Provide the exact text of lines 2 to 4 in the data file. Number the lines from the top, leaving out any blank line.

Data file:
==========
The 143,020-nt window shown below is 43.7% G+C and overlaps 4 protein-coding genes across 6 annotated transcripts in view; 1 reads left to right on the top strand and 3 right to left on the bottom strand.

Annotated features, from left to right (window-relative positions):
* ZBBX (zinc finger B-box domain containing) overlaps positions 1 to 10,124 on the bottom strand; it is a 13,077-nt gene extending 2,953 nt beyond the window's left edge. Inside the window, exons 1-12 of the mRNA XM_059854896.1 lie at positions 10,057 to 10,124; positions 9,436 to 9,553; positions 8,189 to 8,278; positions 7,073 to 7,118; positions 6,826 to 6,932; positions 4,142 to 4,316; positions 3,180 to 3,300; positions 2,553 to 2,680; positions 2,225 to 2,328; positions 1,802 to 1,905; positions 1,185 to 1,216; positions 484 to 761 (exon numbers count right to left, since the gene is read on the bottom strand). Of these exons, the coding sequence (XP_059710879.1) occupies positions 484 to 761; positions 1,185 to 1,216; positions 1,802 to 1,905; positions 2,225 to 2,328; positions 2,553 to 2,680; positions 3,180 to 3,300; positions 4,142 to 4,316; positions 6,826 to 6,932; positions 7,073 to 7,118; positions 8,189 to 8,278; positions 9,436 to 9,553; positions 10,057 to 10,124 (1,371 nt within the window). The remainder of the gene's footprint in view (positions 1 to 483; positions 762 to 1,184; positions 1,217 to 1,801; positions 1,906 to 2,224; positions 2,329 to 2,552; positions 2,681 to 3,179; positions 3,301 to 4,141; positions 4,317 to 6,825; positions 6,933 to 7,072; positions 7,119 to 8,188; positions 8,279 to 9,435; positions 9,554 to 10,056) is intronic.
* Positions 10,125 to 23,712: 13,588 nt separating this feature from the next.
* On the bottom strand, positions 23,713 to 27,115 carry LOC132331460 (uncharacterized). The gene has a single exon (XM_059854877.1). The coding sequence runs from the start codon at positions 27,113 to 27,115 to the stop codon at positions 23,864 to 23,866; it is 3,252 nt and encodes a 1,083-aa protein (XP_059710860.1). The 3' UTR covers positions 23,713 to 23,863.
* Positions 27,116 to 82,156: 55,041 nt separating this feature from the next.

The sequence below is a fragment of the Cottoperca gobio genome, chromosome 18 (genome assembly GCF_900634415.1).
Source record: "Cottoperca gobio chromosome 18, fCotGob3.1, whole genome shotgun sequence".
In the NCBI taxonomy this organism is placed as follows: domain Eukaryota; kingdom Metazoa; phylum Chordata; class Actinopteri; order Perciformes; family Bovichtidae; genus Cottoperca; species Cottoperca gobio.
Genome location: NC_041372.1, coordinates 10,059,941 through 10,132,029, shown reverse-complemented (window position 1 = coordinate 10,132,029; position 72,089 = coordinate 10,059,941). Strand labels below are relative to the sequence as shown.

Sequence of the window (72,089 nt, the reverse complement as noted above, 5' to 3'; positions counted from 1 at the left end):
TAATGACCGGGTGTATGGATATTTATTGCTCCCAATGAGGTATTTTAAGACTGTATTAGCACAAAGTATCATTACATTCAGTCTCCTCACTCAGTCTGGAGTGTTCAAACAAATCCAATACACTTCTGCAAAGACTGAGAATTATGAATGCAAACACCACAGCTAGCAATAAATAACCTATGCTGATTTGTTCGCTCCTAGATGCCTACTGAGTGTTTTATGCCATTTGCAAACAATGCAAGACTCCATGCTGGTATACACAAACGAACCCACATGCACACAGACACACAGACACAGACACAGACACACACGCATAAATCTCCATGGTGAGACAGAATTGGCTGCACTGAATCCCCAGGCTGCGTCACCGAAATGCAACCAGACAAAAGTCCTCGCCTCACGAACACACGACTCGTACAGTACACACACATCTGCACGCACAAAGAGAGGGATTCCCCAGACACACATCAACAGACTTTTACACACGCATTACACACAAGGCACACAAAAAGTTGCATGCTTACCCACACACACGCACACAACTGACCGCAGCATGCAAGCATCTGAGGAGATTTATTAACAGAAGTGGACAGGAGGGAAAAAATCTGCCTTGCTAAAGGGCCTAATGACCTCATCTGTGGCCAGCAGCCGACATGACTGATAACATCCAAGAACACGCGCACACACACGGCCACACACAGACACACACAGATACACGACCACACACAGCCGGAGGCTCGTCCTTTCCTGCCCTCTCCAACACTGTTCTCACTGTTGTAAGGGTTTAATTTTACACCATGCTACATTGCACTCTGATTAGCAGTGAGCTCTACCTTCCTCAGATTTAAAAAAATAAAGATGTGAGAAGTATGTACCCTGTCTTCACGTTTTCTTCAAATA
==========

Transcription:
Annotated features, from left to right (window-relative positions):
* ZBBX (zinc finger B-box domain containing) overlaps positions 1 to 10,124 on the bottom strand; it is a 13,077-nt gene extending 2,953 nt beyond the window's left edge. Inside the window, exons 1-12 of the mRNA XM_059854896.1 lie at positions 10,057 to 10,124; positions 9,436 to 9,553; positions 8,189 to 8,278; positions 7,073 to 7,118; positions 6,826 to 6,932; positions 4,142 to 4,316; positions 3,180 to 3,300; positions 2,553 to 2,680; positions 2,225 to 2,328; positions 1,802 to 1,905; positions 1,185 to 1,216; positions 484 to 761 (exon numbers count right to left, since the gene is read on the bottom strand). Of these exons, the coding sequence (XP_059710879.1) occupies positions 484 to 761; positions 1,185 to 1,216; positions 1,802 to 1,905; positions 2,225 to 2,328; positions 2,553 to 2,680; positions 3,180 to 3,300; positions 4,142 to 4,316; positions 6,826 to 6,932; positions 7,073 to 7,118; positions 8,189 to 8,278; positions 9,436 to 9,553; positions 10,057 to 10,124 (1,371 nt within the window). The remainder of the gene's footprint in view (positions 1 to 483; positions 762 to 1,184; positions 1,217 to 1,801; positions 1,906 to 2,224; positions 2,329 to 2,552; positions 2,681 to 3,179; positions 3,301 to 4,141; positions 4,317 to 6,825; positions 6,933 to 7,072; positions 7,119 to 8,188; positions 8,279 to 9,435; positions 9,554 to 10,056) is intronic.
* Positions 10,125 to 23,712: 13,588 nt separating this feature from the next.